State v. Thorpe: Standard of Review by Appellate Court of Trial Court’s Determination

Appellate review of trial court determination 

Submitted by New Jersey Criminal Lawyer, Jeffrey Hark.

14-2-8702 State v. Thorpe , App. Div. (per curiam) (11 pp.)  This is an important case addressing the need by the police to independently verify information received from an anonymous caller to establish their own probable cause for the search, arrest and eventual charging of a criminal defendant. This court outlines the Appellate Court’s standard of review of the trial court’s finds of fact and its own legal conclusions.

The key facts are as follows:

The State presented one witness at the suppression hearing. Trenton police officer Jamar Booker testified he and his partner, Officer Vito Renna, were patrolling in a marked police car on the night they arrested defendant. They were dispatched to Martin Luther King Boulevard and Rossell Avenue at approximately ten o’clock in response to an anonymous call reporting “a black male with a gun standing next to a silver automobile.” The dispatcher gave no other information to the officers about the man with the gun, such as a name or description, and Officer Booker knew nothing about the caller’s reliability. He did not even know if the caller had personally observed a man with a gun.

According to Officer Booker, the neighborhood at Martin Luther King Boulevard and Rossell Avenue is a residential, high crime area. It was not unusual for people to be out of their homes at ten o’clock at night. The street and sidewalk were illuminated by a nearby street light, and the officers activated a white, sidebar light on the patrol car. It was not raining.

When the officers arrived, Officer Booker saw four black males standing on the sidewalk near the house on the corner. A silver vehicle was parked in front of the second house from the corner. The officer saw no weapons and saw no outline of a weapon in the men’s clothing.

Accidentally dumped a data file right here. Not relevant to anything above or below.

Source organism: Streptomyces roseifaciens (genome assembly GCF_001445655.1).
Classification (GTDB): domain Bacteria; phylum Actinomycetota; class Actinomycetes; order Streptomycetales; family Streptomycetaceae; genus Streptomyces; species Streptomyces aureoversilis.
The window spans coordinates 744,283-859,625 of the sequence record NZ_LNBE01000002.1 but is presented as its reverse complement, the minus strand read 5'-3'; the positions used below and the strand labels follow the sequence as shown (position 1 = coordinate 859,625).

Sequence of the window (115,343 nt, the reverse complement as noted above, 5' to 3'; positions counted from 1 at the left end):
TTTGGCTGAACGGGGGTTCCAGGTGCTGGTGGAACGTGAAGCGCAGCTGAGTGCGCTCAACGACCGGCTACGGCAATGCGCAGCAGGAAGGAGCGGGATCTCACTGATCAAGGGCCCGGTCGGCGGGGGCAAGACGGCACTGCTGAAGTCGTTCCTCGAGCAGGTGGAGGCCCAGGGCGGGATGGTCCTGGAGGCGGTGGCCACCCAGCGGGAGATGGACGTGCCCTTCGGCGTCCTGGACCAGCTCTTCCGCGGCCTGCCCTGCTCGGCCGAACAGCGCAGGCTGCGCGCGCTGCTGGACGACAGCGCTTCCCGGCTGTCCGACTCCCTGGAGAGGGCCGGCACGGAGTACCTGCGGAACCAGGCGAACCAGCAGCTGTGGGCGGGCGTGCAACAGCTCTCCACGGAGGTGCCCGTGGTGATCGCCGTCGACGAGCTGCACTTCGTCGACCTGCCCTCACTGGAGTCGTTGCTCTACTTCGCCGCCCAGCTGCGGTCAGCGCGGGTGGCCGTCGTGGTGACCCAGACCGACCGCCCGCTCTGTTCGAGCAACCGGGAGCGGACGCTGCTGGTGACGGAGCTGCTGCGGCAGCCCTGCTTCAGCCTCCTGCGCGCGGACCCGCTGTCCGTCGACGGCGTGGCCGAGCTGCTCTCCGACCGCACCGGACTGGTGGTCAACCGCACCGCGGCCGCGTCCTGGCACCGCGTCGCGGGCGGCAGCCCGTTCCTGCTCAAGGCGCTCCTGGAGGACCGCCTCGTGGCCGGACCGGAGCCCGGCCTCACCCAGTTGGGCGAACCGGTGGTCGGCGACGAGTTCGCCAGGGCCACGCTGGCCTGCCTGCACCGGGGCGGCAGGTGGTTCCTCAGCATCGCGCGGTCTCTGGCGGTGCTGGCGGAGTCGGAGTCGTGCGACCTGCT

Officer Booker exited the patrol car’s passenger side and approached one of the men, Alphonso Clark, whom he recognized from past arrests. The officer explained he was “drawn to him because he was the first individual that I accosted coming out of my vehicle.” Officer Booker “went to actually grab him and place him in a pat frisk position,” but diverted his attention to a second black male, defendant, when he saw defendant “reach[] for his waistband, and that’s an area we know in law enforcement where guns are concealed.” Officer Booker described how defendant reached into his waistband and then pulled his sweatshirt “over top of his waistband as if to conceal something.” Based on his training and experience, as well as the content of the dispatch, the officer believed defendant was concealing a firearm. for his safety, Officer Booker immediately approached [defendant]. I went to put him in [a] pat frisk position and reached for the waistband where I saw him reach, and he actually reached. I put my hand on top of his, removed it and I reached again and felt the bulge.

Officer Booker pulled back defendant’s hand, removed 40 caliber Smith and Wesson semi-automatic handgun, arrested defendant, and secured the weapon. When Officer Booker finished testifying, the State rested. Defendant presented two witnesses: Lucy Johnson and Curtis Burnett. Lucy Johnson, an investigator for defendant, took photographs and measurements of the intersection and surrounding area. Burnett testified that he, defendant, and Alphonso Clark were eating in front of the house on the corner of Martin Luther King Boulevard and Rossell Avenue; a man who stayed there cooked shrimp, fish, and chicken, and “a lot of people [were] standing around getting food and eating it.” He, defendant and Clark were sitting on the porch when the police arrived.

Burnett gave the following account of defendant’s arrest: Fearing a loaded When they came down the street, they didn’t have no sirens on, no headlights. They just whipped up and told us, one of you all got a gun on you all. The other one jumped out, came around. He told me and the other guy turn around. Booker grabbed [defendant]. The other cop told us turn around a face the wall. We turned around, faced the wall. He told him, you can let them two go, we got who we want. And we went walking off. When Officer Booker, Burnett said, “somewhat.” Burnett did not see defendant reach for his waistband. Burnett explained: “The cops whipped up. They told us put our hands up, and they grabbed [defendant], and told us to turn around.” According to Burnett, defendant put up his hands when told to do so by the officers.

When reviewing a trial court’s decision to grant or deny a motion to suppress evidence, we “‘must uphold the factual findings underlying the trial court’s decision so long as those findings are supported by sufficient credible evidence in the record.'” State v. Handy, 206 N.J. 39, 44 (2011) (quoting State v. Elders, 192 N.J. 224, 243 (2007)). We “give deference to those findings of the trial judge which are substantially influenced by [the] opportunity to hear and see the witnesses and to have the ‘feel’ of the case, which a reviewing court cannot enjoy.” State v. Johnson, 42 N.J. 146, 161 (1964). Our review of a trial court’s legal conclusions, however, is plenary. Handy, supra, 206 N.J. at 45. 

Criminal Civil Lawyer

Jeffrey Hark is a New Jersey Civil and Criminal Lawyer.

Leave a Comment